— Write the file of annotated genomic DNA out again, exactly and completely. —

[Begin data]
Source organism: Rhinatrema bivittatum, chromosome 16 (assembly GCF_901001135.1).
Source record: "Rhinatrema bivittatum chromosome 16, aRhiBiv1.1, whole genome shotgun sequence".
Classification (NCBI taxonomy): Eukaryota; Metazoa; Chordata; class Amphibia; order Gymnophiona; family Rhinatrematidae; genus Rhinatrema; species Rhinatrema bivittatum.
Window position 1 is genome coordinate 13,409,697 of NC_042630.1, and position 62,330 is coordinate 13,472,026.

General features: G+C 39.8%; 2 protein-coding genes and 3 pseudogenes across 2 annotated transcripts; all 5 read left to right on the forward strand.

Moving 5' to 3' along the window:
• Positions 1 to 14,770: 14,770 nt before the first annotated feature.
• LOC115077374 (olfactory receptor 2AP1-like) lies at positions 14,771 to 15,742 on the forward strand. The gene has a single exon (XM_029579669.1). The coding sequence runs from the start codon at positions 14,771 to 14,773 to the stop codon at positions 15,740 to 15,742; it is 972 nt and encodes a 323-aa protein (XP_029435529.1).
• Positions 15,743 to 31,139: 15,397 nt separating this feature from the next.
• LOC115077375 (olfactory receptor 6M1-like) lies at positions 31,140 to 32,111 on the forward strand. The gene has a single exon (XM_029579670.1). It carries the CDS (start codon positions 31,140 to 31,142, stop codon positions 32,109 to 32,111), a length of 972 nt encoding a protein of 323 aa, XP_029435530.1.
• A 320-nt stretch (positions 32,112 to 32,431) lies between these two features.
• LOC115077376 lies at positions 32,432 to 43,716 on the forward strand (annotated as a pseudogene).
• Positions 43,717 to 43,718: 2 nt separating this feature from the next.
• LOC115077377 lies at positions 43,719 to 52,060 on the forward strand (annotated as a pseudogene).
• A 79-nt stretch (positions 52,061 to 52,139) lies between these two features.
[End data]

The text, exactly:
Source organism: Rhinatrema bivittatum, chromosome 16 (assembly GCF_901001135.1).
Source record: "Rhinatrema bivittatum chromosome 16, aRhiBiv1.1, whole genome shotgun sequence".
Classification (NCBI taxonomy): Eukaryota; Metazoa; Chordata; class Amphibia; order Gymnophiona; family Rhinatrematidae; genus Rhinatrema; species Rhinatrema bivittatum.
Window position 1 is genome coordinate 13,409,697 of NC_042630.1, and position 62,330 is coordinate 13,472,026.

General features: G+C 39.8%; 2 protein-coding genes and 3 pseudogenes across 2 annotated transcripts; all 5 read left to right on the forward strand.

Moving 5' to 3' along the window:
• Positions 1 to 14,770: 14,770 nt before the first annotated feature.
• LOC115077374 (olfactory receptor 2AP1-like) lies at positions 14,771 to 15,742 on the forward strand. The gene has a single exon (XM_029579669.1). The coding sequence runs from the start codon at positions 14,771 to 14,773 to the stop codon at positions 15,740 to 15,742; it is 972 nt and encodes a 323-aa protein (XP_029435529.1).
• Positions 15,743 to 31,139: 15,397 nt separating this feature from the next.
• LOC115077375 (olfactory receptor 6M1-like) lies at positions 31,140 to 32,111 on the forward strand. The gene has a single exon (XM_029579670.1). It carries the CDS (start codon positions 31,140 to 31,142, stop codon positions 32,109 to 32,111), a length of 972 nt encoding a protein of 323 aa, XP_029435530.1.
• A 320-nt stretch (positions 32,112 to 32,431) lies between these two features.
• LOC115077376 lies at positions 32,432 to 43,716 on the forward strand (annotated as a pseudogene).
• Positions 43,717 to 43,718: 2 nt separating this feature from the next.
• LOC115077377 lies at positions 43,719 to 52,060 on the forward strand (annotated as a pseudogene).
• A 79-nt stretch (positions 52,061 to 52,139) lies between these two features.